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‘GIS travel ban’ escalates tensions between Sudan govt’s military and civilian components 

October 14 – 2021 KHARTOUM, The crisis between the military and civilian components of Sudan’s transitional government have escalated significantly after reports that the General Intelligence Service (GIS) issued a travel ban for 11 leading members of the Empowerment Removal Committee (ERC)*, including a member of the Sovereignty Council and a Minister.

Sources reported that the ban issued by the GIS includes ERC rotating chair and member of the Sovereignty Council Mohamed El Faki, Minister of Cabinet Affairs Khaled Omar, and ERC members Wajdi Saleh, Salah Mannaa, and Babikr Feisal.

The GIS denied the travel ban on state officials, and the agency’s media director confirmed the incorrectness of what some newspapers and media circulated about the travel ban. He said that the apparatus is an institution that abides by its duties as stipulated in the constitutional document and has nothing to do with the ban procedures.

The High Court Chamber in the Sudanese capital of Khartoum, which is competent to consider appeals against the decisions of the ERC, decided to invalidate Chapter 21 concerning senior prosecutors and return them to work. On Tuesday, the department issued a decision to return 15 judicians to service.

The Appeals Department of Sudan’s High Court in Khartoum issued a ruling on October 7 which nullifies decisions of the ERC regarding the dismissal of judges, prosecutors, and other judicial employees. The committee rejected the ruling because of procedural flaws.

The Jurists Group decided to submit a memorandum of demand to the military component of the Sovereignty Council on Thursday, to demand the handover of power to the civilian component, in addition to monitoring all constitutional violations and opposing decisions issued by the High Court against the decisions of the dismantling committee.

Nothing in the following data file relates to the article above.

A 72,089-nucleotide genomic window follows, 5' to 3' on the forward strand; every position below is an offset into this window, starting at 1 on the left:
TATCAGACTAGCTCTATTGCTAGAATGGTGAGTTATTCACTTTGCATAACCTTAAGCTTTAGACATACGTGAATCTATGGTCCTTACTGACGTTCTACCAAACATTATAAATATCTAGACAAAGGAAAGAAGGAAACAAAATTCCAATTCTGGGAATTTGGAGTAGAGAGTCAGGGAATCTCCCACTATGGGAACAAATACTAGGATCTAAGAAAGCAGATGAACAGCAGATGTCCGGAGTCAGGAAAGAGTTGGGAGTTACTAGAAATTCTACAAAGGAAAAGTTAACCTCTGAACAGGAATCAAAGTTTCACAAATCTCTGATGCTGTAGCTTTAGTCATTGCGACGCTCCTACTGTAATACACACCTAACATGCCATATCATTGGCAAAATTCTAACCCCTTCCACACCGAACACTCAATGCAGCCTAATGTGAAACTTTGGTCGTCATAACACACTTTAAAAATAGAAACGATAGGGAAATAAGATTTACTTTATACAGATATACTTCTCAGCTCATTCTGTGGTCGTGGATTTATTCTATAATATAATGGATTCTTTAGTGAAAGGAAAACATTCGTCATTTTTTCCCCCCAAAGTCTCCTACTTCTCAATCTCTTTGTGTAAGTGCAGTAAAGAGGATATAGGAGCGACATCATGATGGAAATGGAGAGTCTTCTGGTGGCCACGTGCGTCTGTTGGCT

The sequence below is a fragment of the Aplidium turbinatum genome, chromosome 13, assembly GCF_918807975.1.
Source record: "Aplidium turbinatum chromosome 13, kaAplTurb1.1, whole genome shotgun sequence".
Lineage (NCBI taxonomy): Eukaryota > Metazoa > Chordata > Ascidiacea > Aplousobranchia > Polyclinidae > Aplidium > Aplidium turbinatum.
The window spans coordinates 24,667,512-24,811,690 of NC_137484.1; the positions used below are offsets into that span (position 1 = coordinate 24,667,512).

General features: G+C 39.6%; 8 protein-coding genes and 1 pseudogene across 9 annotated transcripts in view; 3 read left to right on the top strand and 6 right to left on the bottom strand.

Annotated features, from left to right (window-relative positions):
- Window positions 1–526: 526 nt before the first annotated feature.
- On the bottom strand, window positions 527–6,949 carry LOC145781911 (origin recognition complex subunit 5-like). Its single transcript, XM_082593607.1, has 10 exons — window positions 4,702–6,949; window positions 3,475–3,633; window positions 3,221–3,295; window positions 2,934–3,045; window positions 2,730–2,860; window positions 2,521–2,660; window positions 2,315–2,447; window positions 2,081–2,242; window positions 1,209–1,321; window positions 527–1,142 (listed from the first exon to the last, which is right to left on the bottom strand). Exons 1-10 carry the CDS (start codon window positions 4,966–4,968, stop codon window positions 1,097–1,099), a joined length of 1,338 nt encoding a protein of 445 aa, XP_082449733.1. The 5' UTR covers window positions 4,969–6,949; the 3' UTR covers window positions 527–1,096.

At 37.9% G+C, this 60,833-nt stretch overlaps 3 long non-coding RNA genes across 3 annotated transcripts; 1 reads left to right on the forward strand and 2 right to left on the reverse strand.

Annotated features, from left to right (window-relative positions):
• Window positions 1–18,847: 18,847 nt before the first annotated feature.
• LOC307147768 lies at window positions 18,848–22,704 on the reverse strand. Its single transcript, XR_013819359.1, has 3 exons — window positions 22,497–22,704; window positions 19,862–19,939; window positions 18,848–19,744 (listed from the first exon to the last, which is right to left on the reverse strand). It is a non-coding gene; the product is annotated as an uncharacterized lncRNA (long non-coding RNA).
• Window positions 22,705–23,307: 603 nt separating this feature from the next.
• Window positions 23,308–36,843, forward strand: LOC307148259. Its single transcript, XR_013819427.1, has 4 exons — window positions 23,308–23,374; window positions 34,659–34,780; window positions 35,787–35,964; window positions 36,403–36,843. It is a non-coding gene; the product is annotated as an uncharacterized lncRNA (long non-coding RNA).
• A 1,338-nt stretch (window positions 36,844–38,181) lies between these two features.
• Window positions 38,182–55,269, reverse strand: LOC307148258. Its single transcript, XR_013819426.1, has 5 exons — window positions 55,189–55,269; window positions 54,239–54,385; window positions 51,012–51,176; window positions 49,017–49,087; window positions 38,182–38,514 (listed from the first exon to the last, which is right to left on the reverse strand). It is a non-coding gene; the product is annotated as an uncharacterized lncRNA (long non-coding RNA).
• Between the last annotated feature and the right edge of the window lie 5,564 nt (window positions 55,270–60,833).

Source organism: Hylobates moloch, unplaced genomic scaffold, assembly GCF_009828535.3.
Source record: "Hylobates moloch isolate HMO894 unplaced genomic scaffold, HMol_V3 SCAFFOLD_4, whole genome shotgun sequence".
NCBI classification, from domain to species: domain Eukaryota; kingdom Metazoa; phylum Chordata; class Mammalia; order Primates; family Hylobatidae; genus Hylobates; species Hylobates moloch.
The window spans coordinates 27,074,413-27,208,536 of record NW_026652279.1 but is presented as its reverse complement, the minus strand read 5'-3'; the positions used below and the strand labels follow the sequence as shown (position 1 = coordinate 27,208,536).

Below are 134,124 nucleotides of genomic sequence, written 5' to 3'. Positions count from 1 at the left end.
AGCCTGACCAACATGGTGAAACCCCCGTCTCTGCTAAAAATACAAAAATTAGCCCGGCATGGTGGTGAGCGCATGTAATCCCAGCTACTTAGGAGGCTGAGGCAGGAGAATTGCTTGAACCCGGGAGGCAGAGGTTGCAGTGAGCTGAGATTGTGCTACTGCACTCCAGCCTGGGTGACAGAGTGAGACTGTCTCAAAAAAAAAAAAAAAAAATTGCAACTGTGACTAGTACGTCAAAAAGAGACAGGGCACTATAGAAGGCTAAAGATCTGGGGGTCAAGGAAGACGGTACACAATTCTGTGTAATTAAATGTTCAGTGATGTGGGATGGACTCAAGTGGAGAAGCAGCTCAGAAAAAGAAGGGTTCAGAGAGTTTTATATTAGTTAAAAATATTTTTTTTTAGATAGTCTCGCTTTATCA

Following an aborted coup attempt two weeks ago, tensions between Sudanese military and civilian leaders resurfaced. The military accused the civilian politicians of squabbling and quarrelling over positions, while civilian members of the government criticised the military leaders for “claiming a monopoly of guardianship over the country and the sole right to lead it through the transitional period”.

At the end of September, South Sudan, France, and the USA sent envoys to Khartoum to pressure the disputing parties to continue their cooperation during the 39-month transitional period. The head of the UN Integrated Mission to Support the Transition in Sudan (UNITAMS) continued his meetings with the members of the Sovereignty Council.

On October 2, thousands of people took part in demonstrations in the Sudanese capital of Khartoum and other places in the country the following week, in support of the democratic transition in the country. The demonstrators called for the establishment of a civilian government.

Several initiatives were launched in Khartoum this month, to defuse tensions between various components of the Sudanese government. In response to the conflicts within the Forces for Freedom and Change (FFC), an important partner in the transitional government, a new coalition of 16 political and armed groups calls for “consensus within the FFC”.

A number of civil society leaders have formed mediation committees, including prominent lawyer and human rights defender Nabil Adib, in an attempt to bring the conflicting government parties together again.


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